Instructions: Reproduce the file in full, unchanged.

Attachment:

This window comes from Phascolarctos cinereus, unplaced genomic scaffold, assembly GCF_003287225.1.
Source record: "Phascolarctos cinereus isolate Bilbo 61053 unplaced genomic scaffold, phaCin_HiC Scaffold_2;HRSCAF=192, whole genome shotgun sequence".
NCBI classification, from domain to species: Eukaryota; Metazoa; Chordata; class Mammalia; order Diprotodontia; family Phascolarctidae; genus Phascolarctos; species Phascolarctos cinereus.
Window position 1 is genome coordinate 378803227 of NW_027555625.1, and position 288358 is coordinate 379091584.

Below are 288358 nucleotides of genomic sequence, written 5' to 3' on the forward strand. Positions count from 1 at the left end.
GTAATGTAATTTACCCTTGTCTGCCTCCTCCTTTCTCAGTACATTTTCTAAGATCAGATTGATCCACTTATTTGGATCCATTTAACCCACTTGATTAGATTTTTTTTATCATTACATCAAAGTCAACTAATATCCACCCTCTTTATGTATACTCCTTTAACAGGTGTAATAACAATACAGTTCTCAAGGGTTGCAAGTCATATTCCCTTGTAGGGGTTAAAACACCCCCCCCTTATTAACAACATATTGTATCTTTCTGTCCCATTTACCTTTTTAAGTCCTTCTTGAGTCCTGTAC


This window comes from Phascolarctos cinereus, unplaced genomic scaffold, assembly GCF_003287225.1.
Source record: "Phascolarctos cinereus isolate Bilbo 61053 unplaced genomic scaffold, phaCin_HiC Scaffold_2;HRSCAF=192, whole genome shotgun sequence".
NCBI classification, from domain to species: Eukaryota; Metazoa; Chordata; class Mammalia; order Diprotodontia; family Phascolarctidae; genus Phascolarctos; species Phascolarctos cinereus.
Window position 1 is genome coordinate 378803227 of NW_027555625.1, and position 288358 is coordinate 379091584.

Below are 288358 nucleotides of genomic sequence, written 5' to 3' on the forward strand. Positions count from 1 at the left end.
GTAATGTAATTTACCCTTGTCTGCCTCCTCCTTTCTCAGTACATTTTCTAAGATCAGATTGATCCACTTATTTGGATCCATTTAACCCACTTGATTAGATTTTTTTTATCATTACATCAAAGTCAACTAATATCCACCCTCTTTATGTATACTCCTTTAACAGGTGTAATAACAATACAGTTCTCAAGGGTTGCAAGTCATATTCCCTTGTAGGGGTTAAAACACCCCCCCCTTATTAACAACATATTGTATCTTTCTGTCCCATTTACCTTTTTAAGTCCTTCTTGAGTCCTGTAC